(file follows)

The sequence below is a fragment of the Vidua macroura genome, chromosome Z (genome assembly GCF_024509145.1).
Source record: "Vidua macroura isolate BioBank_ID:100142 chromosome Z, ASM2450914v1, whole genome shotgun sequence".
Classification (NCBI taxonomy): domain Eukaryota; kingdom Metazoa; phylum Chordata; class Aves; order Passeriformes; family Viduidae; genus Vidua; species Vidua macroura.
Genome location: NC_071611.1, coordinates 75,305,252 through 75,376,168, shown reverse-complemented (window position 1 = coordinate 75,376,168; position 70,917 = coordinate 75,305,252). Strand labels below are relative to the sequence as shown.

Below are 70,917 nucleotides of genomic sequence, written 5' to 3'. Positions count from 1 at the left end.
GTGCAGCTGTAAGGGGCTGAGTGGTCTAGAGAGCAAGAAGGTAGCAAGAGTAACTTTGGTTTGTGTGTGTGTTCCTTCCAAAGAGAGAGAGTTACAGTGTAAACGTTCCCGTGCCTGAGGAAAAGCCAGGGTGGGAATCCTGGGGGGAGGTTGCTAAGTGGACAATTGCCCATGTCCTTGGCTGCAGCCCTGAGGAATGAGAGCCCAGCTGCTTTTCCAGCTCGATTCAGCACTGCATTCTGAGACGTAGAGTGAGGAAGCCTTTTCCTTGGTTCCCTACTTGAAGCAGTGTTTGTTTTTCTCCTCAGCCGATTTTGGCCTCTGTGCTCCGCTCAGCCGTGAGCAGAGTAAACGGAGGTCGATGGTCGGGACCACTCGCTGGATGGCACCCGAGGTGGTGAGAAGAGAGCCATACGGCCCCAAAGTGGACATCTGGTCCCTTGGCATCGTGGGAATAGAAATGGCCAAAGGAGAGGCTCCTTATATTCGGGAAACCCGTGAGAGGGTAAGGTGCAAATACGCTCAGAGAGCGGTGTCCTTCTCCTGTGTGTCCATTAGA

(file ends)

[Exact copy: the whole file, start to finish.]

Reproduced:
The sequence below is a fragment of the Vidua macroura genome, chromosome Z (genome assembly GCF_024509145.1).
Source record: "Vidua macroura isolate BioBank_ID:100142 chromosome Z, ASM2450914v1, whole genome shotgun sequence".
Classification (NCBI taxonomy): domain Eukaryota; kingdom Metazoa; phylum Chordata; class Aves; order Passeriformes; family Viduidae; genus Vidua; species Vidua macroura.
Genome location: NC_071611.1, coordinates 75,305,252 through 75,376,168, shown reverse-complemented (window position 1 = coordinate 75,376,168; position 70,917 = coordinate 75,305,252). Strand labels below are relative to the sequence as shown.

Below are 70,917 nucleotides of genomic sequence, written 5' to 3'. Positions count from 1 at the left end.
GTGCAGCTGTAAGGGGCTGAGTGGTCTAGAGAGCAAGAAGGTAGCAAGAGTAACTTTGGTTTGTGTGTGTGTTCCTTCCAAAGAGAGAGAGTTACAGTGTAAACGTTCCCGTGCCTGAGGAAAAGCCAGGGTGGGAATCCTGGGGGGAGGTTGCTAAGTGGACAATTGCCCATGTCCTTGGCTGCAGCCCTGAGGAATGAGAGCCCAGCTGCTTTTCCAGCTCGATTCAGCACTGCATTCTGAGACGTAGAGTGAGGAAGCCTTTTCCTTGGTTCCCTACTTGAAGCAGTGTTTGTTTTTCTCCTCAGCCGATTTTGGCCTCTGTGCTCCGCTCAGCCGTGAGCAGAGTAAACGGAGGTCGATGGTCGGGACCACTCGCTGGATGGCACCCGAGGTGGTGAGAAGAGAGCCATACGGCCCCAAAGTGGACATCTGGTCCCTTGGCATCGTGGGAATAGAAATGGCCAAAGGAGAGGCTCCTTATATTCGGGAAACCCGTGAGAGGGTAAGGTGCAAATACGCTCAGAGAGCGGTGTCCTTCTCCTGTGTGTCCATTAGA